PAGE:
Hopefully you keep good records of all your expenses. Keeping good records is the easiest way to make sure everything goes smoothly if you’re audited. But if you haven’t kept good records, there may be an alternate approach you can take to claim a loss if you need to. An almost too-crazy-to-be-true story reported in PPC’s Five-Minute Tax Briefing newsletter illustrates the strategy.

An attorney in Texas had a crop share arrangement for his 1,276-acre farm with a farmer named Clinton Pigg (yes, Pigg). Mr. Pigg planted and harvested crops, and the attorney was responsible to maintain the farm, including the equipment and the land. Part of that maintenance also included building traps for wild hogs (yes, Mr. Pigg was being harassed by hogs) that caused mayhem on the farm. The attorney spent quite a bit of time out there on the farm. But he failed to keep records showing the expenses involved in maintaining the farm.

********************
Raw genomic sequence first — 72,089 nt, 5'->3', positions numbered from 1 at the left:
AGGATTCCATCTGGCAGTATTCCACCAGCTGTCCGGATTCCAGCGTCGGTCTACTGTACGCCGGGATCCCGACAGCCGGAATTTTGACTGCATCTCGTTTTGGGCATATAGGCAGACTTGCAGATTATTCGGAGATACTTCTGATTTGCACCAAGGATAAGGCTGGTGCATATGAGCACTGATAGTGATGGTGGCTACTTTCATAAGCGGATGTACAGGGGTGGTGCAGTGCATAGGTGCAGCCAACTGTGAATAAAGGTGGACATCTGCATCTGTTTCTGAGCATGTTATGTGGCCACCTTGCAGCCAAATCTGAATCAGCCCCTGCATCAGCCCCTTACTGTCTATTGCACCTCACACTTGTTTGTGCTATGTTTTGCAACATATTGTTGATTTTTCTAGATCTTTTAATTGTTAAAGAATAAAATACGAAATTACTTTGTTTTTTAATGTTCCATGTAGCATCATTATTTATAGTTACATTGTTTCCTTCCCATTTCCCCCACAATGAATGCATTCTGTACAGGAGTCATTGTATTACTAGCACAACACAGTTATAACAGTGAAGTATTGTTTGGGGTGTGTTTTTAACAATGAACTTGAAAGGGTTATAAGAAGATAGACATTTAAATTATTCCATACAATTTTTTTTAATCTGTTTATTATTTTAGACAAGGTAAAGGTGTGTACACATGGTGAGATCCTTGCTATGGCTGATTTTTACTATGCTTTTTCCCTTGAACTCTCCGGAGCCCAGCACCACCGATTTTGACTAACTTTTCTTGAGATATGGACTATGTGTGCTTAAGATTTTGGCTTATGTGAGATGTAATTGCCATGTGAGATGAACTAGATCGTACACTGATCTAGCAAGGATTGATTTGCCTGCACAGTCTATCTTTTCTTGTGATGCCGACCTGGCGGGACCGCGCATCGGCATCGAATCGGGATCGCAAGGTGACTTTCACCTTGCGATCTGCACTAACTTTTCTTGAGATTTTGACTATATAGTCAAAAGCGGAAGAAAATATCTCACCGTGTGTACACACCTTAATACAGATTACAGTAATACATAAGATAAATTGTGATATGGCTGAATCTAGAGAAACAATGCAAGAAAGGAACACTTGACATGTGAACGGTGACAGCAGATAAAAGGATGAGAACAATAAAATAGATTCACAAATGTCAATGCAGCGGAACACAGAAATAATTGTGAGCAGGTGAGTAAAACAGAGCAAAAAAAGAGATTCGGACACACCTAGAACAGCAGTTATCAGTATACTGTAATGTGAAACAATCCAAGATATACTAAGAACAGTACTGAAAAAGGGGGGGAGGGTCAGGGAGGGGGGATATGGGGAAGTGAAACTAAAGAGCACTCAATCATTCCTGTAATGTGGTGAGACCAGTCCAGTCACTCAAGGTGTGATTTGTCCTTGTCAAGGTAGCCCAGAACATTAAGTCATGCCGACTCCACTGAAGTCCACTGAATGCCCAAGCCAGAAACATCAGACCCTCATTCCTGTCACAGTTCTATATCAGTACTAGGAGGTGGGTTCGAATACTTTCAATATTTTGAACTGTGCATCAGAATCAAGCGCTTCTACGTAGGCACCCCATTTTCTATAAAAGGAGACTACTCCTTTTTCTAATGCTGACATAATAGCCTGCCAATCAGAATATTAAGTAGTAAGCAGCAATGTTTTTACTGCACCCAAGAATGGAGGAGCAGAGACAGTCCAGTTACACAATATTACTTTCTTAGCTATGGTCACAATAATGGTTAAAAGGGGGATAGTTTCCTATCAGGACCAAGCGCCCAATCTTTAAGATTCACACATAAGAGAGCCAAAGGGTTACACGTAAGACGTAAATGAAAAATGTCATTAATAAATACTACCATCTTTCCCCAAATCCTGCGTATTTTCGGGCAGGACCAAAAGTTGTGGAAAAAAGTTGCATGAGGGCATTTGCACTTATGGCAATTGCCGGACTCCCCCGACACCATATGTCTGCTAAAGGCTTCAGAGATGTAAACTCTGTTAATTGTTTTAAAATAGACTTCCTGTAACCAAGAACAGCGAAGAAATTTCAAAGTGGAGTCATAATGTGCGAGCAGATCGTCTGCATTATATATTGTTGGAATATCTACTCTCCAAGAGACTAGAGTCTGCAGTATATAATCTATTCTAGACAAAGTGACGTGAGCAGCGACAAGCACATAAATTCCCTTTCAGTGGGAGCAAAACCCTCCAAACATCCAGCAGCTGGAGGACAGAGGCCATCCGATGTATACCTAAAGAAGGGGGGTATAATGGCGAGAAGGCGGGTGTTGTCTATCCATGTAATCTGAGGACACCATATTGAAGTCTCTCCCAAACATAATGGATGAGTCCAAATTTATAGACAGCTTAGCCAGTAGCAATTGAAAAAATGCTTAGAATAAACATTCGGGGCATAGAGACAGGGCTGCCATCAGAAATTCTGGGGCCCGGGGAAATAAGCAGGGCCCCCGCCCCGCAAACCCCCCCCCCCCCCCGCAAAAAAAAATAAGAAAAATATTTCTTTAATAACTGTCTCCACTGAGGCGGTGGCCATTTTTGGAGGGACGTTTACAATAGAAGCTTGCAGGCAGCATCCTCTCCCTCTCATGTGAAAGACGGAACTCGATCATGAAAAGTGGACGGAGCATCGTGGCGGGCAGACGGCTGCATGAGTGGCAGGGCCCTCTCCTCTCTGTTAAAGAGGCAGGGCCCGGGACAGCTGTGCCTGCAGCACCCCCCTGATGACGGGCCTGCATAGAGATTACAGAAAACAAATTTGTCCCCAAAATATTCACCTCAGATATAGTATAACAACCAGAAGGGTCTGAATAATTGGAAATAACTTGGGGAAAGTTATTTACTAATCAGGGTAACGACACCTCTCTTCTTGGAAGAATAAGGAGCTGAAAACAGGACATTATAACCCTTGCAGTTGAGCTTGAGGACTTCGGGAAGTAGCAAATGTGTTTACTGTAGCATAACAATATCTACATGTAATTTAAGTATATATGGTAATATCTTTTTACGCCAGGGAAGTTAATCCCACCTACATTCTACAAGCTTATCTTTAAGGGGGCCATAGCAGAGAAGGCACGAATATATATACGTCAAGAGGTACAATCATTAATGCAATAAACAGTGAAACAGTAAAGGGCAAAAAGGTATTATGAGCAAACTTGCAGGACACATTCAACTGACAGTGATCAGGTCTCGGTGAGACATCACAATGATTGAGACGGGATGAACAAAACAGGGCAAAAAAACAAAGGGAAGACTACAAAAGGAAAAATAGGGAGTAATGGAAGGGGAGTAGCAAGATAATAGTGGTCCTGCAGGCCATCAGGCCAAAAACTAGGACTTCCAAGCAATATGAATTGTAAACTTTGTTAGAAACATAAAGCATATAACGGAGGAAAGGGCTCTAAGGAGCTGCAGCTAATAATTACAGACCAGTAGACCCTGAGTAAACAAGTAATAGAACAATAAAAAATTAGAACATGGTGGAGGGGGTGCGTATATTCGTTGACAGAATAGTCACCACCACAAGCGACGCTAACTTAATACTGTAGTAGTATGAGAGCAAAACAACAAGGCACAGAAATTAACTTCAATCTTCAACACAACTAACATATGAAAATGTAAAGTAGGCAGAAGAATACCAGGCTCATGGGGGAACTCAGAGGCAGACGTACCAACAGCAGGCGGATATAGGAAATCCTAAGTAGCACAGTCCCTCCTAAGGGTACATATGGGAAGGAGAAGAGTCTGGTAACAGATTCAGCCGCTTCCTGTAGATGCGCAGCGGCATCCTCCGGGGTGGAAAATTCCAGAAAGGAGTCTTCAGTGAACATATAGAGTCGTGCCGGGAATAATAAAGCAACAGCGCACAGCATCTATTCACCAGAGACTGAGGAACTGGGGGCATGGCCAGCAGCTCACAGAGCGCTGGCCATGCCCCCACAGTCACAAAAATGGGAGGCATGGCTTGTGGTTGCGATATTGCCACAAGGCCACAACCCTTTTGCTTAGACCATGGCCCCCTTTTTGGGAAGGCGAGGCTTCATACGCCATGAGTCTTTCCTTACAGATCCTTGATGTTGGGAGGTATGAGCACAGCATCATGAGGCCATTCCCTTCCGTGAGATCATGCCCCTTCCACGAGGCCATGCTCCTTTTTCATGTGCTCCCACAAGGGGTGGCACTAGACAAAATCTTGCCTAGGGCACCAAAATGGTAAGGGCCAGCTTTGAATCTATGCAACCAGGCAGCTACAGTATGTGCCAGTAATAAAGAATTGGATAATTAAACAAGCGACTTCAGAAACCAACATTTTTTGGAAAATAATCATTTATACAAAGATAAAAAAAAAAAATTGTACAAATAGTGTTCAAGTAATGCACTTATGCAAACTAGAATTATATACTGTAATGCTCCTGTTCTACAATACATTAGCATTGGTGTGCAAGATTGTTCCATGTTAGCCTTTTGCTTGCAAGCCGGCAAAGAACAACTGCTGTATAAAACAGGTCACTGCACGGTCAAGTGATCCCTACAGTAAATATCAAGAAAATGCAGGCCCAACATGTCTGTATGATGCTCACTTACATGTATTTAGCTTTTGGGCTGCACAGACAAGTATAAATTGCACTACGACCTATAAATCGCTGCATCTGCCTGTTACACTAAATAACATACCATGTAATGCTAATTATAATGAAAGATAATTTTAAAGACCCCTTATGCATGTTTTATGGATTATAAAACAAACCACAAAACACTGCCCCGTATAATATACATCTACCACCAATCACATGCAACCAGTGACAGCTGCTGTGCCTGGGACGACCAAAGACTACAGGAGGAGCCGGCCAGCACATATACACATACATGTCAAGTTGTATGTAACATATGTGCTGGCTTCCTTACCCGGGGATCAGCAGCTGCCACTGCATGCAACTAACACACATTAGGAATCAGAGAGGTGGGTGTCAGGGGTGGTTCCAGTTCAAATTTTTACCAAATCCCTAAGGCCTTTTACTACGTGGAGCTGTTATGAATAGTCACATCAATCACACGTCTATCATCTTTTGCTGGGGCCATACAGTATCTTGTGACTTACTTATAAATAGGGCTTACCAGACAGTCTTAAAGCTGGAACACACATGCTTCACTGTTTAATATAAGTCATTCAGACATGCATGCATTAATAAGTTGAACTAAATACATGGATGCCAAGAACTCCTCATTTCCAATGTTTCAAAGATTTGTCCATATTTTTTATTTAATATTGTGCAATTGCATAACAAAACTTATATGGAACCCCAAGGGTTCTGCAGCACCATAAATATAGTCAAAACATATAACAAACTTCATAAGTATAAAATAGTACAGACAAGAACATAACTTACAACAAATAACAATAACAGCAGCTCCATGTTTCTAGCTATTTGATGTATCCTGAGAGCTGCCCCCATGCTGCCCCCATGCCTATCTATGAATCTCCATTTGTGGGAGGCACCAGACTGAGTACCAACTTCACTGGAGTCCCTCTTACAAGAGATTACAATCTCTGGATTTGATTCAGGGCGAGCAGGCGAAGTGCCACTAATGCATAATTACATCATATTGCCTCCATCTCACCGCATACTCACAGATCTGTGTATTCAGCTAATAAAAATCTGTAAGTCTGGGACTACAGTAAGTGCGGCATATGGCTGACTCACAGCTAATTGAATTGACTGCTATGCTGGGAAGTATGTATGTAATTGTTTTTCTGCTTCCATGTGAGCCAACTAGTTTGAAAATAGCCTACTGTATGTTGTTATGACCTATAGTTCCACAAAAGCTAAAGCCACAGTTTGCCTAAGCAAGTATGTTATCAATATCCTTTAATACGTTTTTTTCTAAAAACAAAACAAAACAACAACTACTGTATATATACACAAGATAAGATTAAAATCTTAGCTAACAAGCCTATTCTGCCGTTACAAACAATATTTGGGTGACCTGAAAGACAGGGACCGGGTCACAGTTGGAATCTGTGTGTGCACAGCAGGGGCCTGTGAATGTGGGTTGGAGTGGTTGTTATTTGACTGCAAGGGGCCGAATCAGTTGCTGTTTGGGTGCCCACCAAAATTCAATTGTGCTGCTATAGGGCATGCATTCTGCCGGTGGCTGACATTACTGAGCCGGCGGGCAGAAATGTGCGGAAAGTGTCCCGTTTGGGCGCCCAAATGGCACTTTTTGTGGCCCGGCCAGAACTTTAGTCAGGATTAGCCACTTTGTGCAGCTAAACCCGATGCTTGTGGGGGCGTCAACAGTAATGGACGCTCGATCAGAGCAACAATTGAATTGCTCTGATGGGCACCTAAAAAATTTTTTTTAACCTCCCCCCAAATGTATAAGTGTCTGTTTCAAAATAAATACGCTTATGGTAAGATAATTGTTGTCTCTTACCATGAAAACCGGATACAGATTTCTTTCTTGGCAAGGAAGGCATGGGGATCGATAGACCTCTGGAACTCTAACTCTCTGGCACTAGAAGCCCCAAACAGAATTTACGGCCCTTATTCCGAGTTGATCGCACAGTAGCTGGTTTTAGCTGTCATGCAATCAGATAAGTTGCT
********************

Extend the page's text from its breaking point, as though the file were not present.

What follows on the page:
The farm venture wasn’t very successful, and the attorney needed to claim a loss. But the IRS disallowed the farming losses because of passive loss limitations. So the attorney calculated up the amount of time he’d invested in his farming activities, which turned out to be about 100 hours—more than any other individual. This satisfied one of the material participation tests under Temp. Reg. 1.469-5T(a), and the Tax Court held that the losses were deductible.

It’s probably easier to keep good records.